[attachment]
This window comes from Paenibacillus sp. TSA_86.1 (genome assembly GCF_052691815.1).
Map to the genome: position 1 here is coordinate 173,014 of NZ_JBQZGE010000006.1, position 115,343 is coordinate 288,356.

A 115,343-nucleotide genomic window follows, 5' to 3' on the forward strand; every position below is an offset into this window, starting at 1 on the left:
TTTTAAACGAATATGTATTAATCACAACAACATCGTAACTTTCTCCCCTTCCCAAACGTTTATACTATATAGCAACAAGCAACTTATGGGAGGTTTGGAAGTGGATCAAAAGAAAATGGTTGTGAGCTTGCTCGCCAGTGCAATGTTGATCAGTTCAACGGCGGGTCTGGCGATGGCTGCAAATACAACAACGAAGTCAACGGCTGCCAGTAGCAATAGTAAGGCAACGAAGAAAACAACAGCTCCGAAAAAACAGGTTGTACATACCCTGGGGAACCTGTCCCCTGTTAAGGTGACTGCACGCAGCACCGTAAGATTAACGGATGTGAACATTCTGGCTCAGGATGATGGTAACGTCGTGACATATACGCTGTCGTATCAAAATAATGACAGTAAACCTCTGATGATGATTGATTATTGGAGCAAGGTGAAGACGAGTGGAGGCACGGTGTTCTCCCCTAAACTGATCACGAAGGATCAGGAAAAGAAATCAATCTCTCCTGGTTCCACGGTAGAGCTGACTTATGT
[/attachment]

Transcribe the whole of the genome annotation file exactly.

This window comes from Paenibacillus sp. TSA_86.1 (genome assembly GCF_052691815.1).
Map to the genome: position 1 here is coordinate 173,014 of NZ_JBQZGE010000006.1, position 115,343 is coordinate 288,356.

A 115,343-nucleotide genomic window follows, 5' to 3' on the forward strand; every position below is an offset into this window, starting at 1 on the left:
TTTTAAACGAATATGTATTAATCACAACAACATCGTAACTTTCTCCCCTTCCCAAACGTTTATACTATATAGCAACAAGCAACTTATGGGAGGTTTGGAAGTGGATCAAAAGAAAATGGTTGTGAGCTTGCTCGCCAGTGCAATGTTGATCAGTTCAACGGCGGGTCTGGCGATGGCTGCAAATACAACAACGAAGTCAACGGCTGCCAGTAGCAATAGTAAGGCAACGAAGAAAACAACAGCTCCGAAAAAACAGGTTGTACATACCCTGGGGAACCTGTCCCCTGTTAAGGTGACTGCACGCAGCACCGTAAGATTAACGGATGTGAACATTCTGGCTCAGGATGATGGTAACGTCGTGACATATACGCTGTCGTATCAAAATAATGACAGTAAACCTCTGATGATGATTGATTATTGGAGCAAGGTGAAGACGAGTGGAGGCACGGTGTTCTCCCCTAAACTGATCACGAAGGATCAGGAAAAGAAATCAATCTCTCCTGGTTCCACGGTAGAGCTGACTTATGT